Food bank donations in the United States: A landscape review of federal policies

Katelin M. Hudak, Emily Friedman, Joelle Johnson, Sara E. Benjamin-Neelon

Research output: Contribution to journalArticlepeer-review

Abstract

Rates of food insecurity have increased substantially in the United States (US), and more families are turning to the charitable food system to help meet their needs. Prior studies have examined the nutritional quality of foods offered through food banks, but little is known about what government policies may shape the healthy food donation landscape. The purpose of this study was to review US federal policies that impact food and beverage donations to food banks and assess whether policies encourage healthy food donations. In spring 2020, two researchers independently reviewed federal food and beverage donation policies using predefined search terms in two legal databases. We identified six categories of policies based on the existing food donation literature and themes that emerged in the policy review. We identified 42 federal policies spanning six categories that addressed food and beverage donations to food banks. The largest category was “government programs,” with 19 (45%) policies. The next largest category was “donation via schools,” with 12 (29%) policies. However, no policies specifically addressed the nutritional quality of food donations. There is an opportunity for the federal government to strengthen food bank donation policies and improve the nutritional quality of donated foods and beverages.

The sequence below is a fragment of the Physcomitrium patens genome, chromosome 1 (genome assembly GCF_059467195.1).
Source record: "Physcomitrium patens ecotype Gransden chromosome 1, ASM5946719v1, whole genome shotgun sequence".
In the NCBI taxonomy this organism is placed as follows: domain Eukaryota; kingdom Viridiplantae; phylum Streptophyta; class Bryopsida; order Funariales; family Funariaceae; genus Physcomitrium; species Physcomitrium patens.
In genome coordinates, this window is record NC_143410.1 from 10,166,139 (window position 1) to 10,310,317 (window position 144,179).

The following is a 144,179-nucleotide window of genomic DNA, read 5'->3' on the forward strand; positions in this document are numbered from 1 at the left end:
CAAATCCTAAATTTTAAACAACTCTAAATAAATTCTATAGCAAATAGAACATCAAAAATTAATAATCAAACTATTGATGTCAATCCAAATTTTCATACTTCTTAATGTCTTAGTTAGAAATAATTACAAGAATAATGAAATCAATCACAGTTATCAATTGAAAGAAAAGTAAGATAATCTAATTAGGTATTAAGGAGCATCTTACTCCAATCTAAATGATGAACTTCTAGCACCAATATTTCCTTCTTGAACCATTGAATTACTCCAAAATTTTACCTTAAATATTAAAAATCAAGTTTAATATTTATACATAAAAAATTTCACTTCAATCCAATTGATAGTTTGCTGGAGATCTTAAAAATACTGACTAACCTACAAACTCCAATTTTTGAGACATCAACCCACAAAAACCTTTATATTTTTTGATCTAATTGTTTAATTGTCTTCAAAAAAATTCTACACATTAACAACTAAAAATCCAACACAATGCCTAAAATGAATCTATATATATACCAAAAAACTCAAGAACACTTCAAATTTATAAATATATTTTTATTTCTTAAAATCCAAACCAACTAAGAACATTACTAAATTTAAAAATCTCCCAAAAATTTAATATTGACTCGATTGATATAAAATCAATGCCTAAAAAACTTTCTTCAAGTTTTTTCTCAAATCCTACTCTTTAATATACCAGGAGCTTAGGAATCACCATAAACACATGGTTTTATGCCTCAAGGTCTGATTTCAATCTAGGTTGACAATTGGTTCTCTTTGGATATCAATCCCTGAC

Original languageEnglish (US)
Article number3764
Pages (from-to)1-13
Number of pages13
JournalNutrients
Volume12
Issue number12
DOIs
StatePublished - Dec 2020

Keywords

  • Emergency food
  • Food insecurity
  • Food security
  • Healthy
  • Legislation
  • Nutrition
  • Regulations
  • Statutes

ASJC Scopus subject areas

  • Food Science
  • Nutrition and Dietetics

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